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Today, many Indian women are considering adopting a child in India. Learn how to go about the child adoption procedure in India.
The wish to adopt a child comes purely from the heart. Yet, other aspects such as the financial, legal and procedural too need to be looked at. Children placed for adoption have no one to speak for them, except the adoption laws and procedures framed to protect their best interests. Despite a possibly longer wait, the approved legal route for child adoption in India ultimately guarantees you peace of mind.
– Register for adoption with either an Adoption Coordinating Agency (ACA) found in each state’s capital city, or an agency certified by the Central Adoption Resource Authority (CARA) in New Delhi. CARA is a division of the Ministry of Women and Child Development.
– You can get into trouble with the Law if you adopt from unlicensed orphanages or Children’s Homes, the streets, hospitals, lawyers, doctors or social workers. It may also lead to a tussle with the birth parent, or exploitation by fraudsters and middlemen.
– Children adopted illegally have been denied rightful inheritance and benefits by the extended family once their adoptive parents have passed away or divorced.
Here are some quick facts about domestic adoption procedure in India by Indian nationals. The process and costs for international adoption are not covered here.
Disclaimer: Please cross-check all information given below with a lawyer experienced with adoption matters and with your agency, since adoption laws, guidelines and procedures change periodically. It is also useful to get in touch with a parent who has recently adopted from that particular state or agency.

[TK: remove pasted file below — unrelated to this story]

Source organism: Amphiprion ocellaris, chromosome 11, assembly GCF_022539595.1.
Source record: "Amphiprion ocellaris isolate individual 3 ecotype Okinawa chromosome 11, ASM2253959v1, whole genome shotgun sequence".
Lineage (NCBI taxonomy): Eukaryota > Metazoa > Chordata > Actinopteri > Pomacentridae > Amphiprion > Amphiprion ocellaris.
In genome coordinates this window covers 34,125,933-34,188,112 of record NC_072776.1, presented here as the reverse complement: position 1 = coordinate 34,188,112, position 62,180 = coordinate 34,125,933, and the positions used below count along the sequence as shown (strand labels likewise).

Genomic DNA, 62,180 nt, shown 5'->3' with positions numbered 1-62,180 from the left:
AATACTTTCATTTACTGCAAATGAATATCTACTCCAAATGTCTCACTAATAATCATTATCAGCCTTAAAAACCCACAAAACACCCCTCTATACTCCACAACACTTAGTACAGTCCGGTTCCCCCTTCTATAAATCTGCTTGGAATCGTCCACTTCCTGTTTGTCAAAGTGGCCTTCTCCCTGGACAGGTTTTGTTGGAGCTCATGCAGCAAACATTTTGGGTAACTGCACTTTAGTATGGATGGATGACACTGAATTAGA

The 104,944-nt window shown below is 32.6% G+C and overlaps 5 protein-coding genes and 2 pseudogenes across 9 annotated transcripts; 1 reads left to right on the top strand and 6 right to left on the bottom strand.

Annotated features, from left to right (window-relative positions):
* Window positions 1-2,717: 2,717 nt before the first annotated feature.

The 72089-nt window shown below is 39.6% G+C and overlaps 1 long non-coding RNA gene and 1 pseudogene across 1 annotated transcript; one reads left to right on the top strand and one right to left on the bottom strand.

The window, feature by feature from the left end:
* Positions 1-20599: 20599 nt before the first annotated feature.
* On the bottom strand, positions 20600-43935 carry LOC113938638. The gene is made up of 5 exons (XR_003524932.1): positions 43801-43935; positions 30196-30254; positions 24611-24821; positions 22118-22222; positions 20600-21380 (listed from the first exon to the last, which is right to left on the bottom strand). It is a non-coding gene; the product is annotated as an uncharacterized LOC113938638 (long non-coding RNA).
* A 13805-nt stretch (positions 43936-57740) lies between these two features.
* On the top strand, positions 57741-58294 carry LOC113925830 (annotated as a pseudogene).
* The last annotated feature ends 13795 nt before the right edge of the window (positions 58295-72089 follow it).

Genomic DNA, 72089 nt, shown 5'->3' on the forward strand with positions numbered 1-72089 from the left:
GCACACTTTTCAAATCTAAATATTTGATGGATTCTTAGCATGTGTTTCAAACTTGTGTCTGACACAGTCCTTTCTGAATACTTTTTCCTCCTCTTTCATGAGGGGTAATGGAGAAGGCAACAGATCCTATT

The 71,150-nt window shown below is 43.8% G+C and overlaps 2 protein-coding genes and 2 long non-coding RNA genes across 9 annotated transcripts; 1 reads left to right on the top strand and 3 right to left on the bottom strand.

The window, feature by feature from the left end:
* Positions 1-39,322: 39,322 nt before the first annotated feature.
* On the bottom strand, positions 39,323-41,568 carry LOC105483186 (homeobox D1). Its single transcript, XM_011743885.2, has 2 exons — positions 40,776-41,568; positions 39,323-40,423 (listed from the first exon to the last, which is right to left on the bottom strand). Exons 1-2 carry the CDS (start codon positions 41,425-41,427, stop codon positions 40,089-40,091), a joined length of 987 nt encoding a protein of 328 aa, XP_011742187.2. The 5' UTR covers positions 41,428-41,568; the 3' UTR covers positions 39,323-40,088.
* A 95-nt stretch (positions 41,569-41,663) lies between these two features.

– Prospective parents register at a licensed adoption placement agency or ACA with all the required documents. Pre-adoptive counseling may be suggested.
– The waiting period begins once the agency’s social worker draws up the home study report.
– When the agency identifies a suitable child, they call the prospective parents to meet the child.
– If the parents approve, some agencies may hand over the child once a foster care agreement is signed.
– Meanwhile, the agency’s lawyer files a petition to adopt on behalf of the couple with the Court or Juvenile Justice Board, depending on the law under which the adoption will take place. An Order for execution of the adoption deed is granted.
– For the most part, the agency representative and the parents register the adoption deed at the Registrar’s as proof of the completion of the adoption, and then apply for the birth certificate.
Do adoption procedures in India differ from one state to another?
Adoption laws are common across India and must be distinguished from guidelines followed in adoption procedures, which do differ from one state to another. For an understanding of the laws, please refer our earlier article on Adoption Rules In India and the listed resources.